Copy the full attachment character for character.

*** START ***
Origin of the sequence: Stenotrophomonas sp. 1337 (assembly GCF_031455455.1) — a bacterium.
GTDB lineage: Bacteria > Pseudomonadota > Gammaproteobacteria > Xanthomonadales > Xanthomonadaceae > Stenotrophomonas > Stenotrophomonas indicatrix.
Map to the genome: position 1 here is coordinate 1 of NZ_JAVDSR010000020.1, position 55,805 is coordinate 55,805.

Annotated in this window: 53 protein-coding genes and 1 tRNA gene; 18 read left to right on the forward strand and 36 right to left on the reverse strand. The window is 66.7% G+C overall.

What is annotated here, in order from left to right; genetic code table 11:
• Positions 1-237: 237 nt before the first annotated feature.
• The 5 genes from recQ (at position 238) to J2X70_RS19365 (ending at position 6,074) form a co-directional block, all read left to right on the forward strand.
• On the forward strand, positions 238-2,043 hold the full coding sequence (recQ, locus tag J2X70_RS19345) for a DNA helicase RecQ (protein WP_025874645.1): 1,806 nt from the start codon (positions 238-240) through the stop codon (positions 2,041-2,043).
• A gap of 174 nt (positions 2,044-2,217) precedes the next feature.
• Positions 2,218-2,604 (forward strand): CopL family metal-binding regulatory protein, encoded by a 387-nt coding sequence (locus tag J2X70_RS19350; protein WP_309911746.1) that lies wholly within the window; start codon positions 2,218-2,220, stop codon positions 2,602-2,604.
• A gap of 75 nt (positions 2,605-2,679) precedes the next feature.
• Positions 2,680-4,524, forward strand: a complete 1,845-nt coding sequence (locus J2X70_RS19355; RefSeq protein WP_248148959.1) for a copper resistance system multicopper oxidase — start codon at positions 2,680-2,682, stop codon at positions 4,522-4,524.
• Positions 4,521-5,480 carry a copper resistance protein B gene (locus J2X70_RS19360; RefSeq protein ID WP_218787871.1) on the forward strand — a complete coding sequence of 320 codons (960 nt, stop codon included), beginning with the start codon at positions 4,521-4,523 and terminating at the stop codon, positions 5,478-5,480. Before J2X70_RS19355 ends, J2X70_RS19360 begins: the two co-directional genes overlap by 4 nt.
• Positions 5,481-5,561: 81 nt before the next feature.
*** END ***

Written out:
Origin of the sequence: Stenotrophomonas sp. 1337 (assembly GCF_031455455.1) — a bacterium.
GTDB lineage: Bacteria > Pseudomonadota > Gammaproteobacteria > Xanthomonadales > Xanthomonadaceae > Stenotrophomonas > Stenotrophomonas indicatrix.
Map to the genome: position 1 here is coordinate 1 of NZ_JAVDSR010000020.1, position 55,805 is coordinate 55,805.

Annotated in this window: 53 protein-coding genes and 1 tRNA gene; 18 read left to right on the forward strand and 36 right to left on the reverse strand. The window is 66.7% G+C overall.

What is annotated here, in order from left to right; genetic code table 11:
• Positions 1-237: 237 nt before the first annotated feature.
• The 5 genes from recQ (at position 238) to J2X70_RS19365 (ending at position 6,074) form a co-directional block, all read left to right on the forward strand.
• On the forward strand, positions 238-2,043 hold the full coding sequence (recQ, locus tag J2X70_RS19345) for a DNA helicase RecQ (protein WP_025874645.1): 1,806 nt from the start codon (positions 238-240) through the stop codon (positions 2,041-2,043).
• A gap of 174 nt (positions 2,044-2,217) precedes the next feature.
• Positions 2,218-2,604 (forward strand): CopL family metal-binding regulatory protein, encoded by a 387-nt coding sequence (locus tag J2X70_RS19350; protein WP_309911746.1) that lies wholly within the window; start codon positions 2,218-2,220, stop codon positions 2,602-2,604.
• A gap of 75 nt (positions 2,605-2,679) precedes the next feature.
• Positions 2,680-4,524, forward strand: a complete 1,845-nt coding sequence (locus J2X70_RS19355; RefSeq protein WP_248148959.1) for a copper resistance system multicopper oxidase — start codon at positions 2,680-2,682, stop codon at positions 4,522-4,524.
• Positions 4,521-5,480 carry a copper resistance protein B gene (locus J2X70_RS19360; RefSeq protein ID WP_218787871.1) on the forward strand — a complete coding sequence of 320 codons (960 nt, stop codon included), beginning with the start codon at positions 4,521-4,523 and terminating at the stop codon, positions 5,478-5,480. Before J2X70_RS19355 ends, J2X70_RS19360 begins: the two co-directional genes overlap by 4 nt.
• Positions 5,481-5,561: 81 nt before the next feature.